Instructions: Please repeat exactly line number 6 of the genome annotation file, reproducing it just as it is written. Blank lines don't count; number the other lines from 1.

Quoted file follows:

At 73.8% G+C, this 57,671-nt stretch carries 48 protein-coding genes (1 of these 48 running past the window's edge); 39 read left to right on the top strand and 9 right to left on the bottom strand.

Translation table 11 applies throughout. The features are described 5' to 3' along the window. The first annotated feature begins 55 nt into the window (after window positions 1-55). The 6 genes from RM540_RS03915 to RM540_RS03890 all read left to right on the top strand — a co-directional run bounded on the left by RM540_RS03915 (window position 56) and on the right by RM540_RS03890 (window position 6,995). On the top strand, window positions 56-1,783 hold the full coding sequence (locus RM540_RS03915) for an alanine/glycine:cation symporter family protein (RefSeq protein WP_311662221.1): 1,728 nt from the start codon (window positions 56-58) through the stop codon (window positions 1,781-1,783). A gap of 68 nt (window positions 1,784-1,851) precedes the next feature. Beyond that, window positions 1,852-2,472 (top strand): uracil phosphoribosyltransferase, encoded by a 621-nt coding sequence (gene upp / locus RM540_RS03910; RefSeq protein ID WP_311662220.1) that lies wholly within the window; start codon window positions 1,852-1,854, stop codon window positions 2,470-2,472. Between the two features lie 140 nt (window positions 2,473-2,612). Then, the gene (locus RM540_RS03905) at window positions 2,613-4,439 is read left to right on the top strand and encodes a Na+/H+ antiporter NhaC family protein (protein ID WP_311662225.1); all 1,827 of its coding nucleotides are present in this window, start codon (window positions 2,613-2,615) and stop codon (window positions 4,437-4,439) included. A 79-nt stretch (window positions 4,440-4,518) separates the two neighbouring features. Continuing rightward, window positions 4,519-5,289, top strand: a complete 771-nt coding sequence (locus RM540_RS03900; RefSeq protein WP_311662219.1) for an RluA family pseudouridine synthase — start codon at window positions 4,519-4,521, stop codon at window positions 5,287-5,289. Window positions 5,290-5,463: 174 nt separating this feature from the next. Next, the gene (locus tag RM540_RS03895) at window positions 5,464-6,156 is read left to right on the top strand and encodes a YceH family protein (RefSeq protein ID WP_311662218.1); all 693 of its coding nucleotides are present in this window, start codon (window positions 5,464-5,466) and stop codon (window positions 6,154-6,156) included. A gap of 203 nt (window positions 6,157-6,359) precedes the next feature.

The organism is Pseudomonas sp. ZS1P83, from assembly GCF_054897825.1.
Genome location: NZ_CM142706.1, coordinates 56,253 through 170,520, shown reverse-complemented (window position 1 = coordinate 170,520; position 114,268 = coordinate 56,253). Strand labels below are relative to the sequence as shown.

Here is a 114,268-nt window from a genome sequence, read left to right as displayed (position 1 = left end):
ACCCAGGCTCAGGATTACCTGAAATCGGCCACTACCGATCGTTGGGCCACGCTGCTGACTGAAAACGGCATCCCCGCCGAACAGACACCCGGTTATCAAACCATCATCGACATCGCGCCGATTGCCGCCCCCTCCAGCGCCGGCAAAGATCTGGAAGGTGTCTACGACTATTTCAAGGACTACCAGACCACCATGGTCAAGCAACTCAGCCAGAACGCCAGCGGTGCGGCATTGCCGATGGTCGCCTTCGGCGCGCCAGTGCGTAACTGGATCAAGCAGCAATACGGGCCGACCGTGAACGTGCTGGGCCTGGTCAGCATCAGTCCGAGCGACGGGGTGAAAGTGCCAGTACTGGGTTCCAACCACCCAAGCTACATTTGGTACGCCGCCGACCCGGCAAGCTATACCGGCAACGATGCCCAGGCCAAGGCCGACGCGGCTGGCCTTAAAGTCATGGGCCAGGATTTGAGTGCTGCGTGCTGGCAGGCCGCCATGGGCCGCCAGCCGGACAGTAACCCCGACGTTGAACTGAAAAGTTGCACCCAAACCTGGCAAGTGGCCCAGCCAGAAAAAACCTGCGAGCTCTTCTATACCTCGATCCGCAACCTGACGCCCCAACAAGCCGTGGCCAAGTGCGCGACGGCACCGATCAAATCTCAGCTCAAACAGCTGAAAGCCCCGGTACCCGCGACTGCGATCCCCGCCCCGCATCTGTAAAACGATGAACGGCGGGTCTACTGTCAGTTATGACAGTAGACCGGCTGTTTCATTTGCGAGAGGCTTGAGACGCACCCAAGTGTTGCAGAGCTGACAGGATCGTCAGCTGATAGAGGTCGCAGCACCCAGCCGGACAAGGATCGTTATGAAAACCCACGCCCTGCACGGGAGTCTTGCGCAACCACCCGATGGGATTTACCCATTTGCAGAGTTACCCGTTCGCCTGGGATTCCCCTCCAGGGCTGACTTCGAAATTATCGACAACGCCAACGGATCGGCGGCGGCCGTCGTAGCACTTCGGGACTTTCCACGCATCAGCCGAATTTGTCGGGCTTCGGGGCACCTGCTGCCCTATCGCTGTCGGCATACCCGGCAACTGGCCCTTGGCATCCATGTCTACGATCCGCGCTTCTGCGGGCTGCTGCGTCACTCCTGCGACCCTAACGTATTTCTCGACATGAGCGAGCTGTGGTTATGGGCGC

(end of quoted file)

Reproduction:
ACCCAGGCTCAGGATTACCTGAAATCGGCCACTACCGATCGTTGGGCCACGCTGCTGACTGAAAACGGCATCCCCGCCGAACAGACACCCGGTTATCAAACCATCATCGACATCGCGCCGATTGCCGCCCCCTCCAGCGCCGGCAAAGATCTGGAAGGTGTCTACGACTATTTCAAGGACTACCAGACCACCATGGTCAAGCAACTCAGCCAGAACGCCAGCGGTGCGGCATTGCCGATGGTCGCCTTCGGCGCGCCAGTGCGTAACTGGATCAAGCAGCAATACGGGCCGACCGTGAACGTGCTGGGCCTGGTCAGCATCAGTCCGAGCGACGGGGTGAAAGTGCCAGTACTGGGTTCCAACCACCCAAGCTACATTTGGTACGCCGCCGACCCGGCAAGCTATACCGGCAACGATGCCCAGGCCAAGGCCGACGCGGCTGGCCTTAAAGTCATGGGCCAGGATTTGAGTGCTGCGTGCTGGCAGGCCGCCATGGGCCGCCAGCCGGACAGTAACCCCGACGTTGAACTGAAAAGTTGCACCCAAACCTGGCAAGTGGCCCAGCCAGAAAAAACCTGCGAGCTCTTCTATACCTCGATCCGCAACCTGACGCCCCAACAAGCCGTGGCCAAGTGCGCGACGGCACCGATCAAATCTCAGCTCAAACAGCTGAAAGCCCCGGTACCCGCGACTGCGATCCCCGCCCCGCATCTGTAAAACGATGAACGGCGGGTCTACTGTCAGTTATGACAGTAGACCGGCTGTTTCATTTGCGAGAGGCTTGAGACGCACCCAAGTGTTGCAGAGCTGACAGGATCGTCAGCTGATAGAGGTCGCAGCACCCAGCCGGACAAGGATCGTTATGAAAACCCACGCCCTGCACGGGAGTCTTGCGCAACCACCCGATGGGATTTACCCATTTGCAGAGTTACCCGTTCGCCTGGGATTCCCCTCCAGGGCTGACTTCGAAATTATCGACAACGCCAACGGATCGGCGGCGGCCGTCGTAGCACTTCGGGACTTTCCACGCATCAGCCGAATTTGTCGGGCTTCGGGGCACCTGCTGCCCTATCGCTGTCGGCATACCCGGCAACTGGCCCTTGGCATCCATGTCTACGATCCGCGCTTCTGCGGGCTGCTGCGTCACTCCTGCGACCCTAACGTATTTCTCGACATGAGCGAGCTGTGGTTATGGGCGC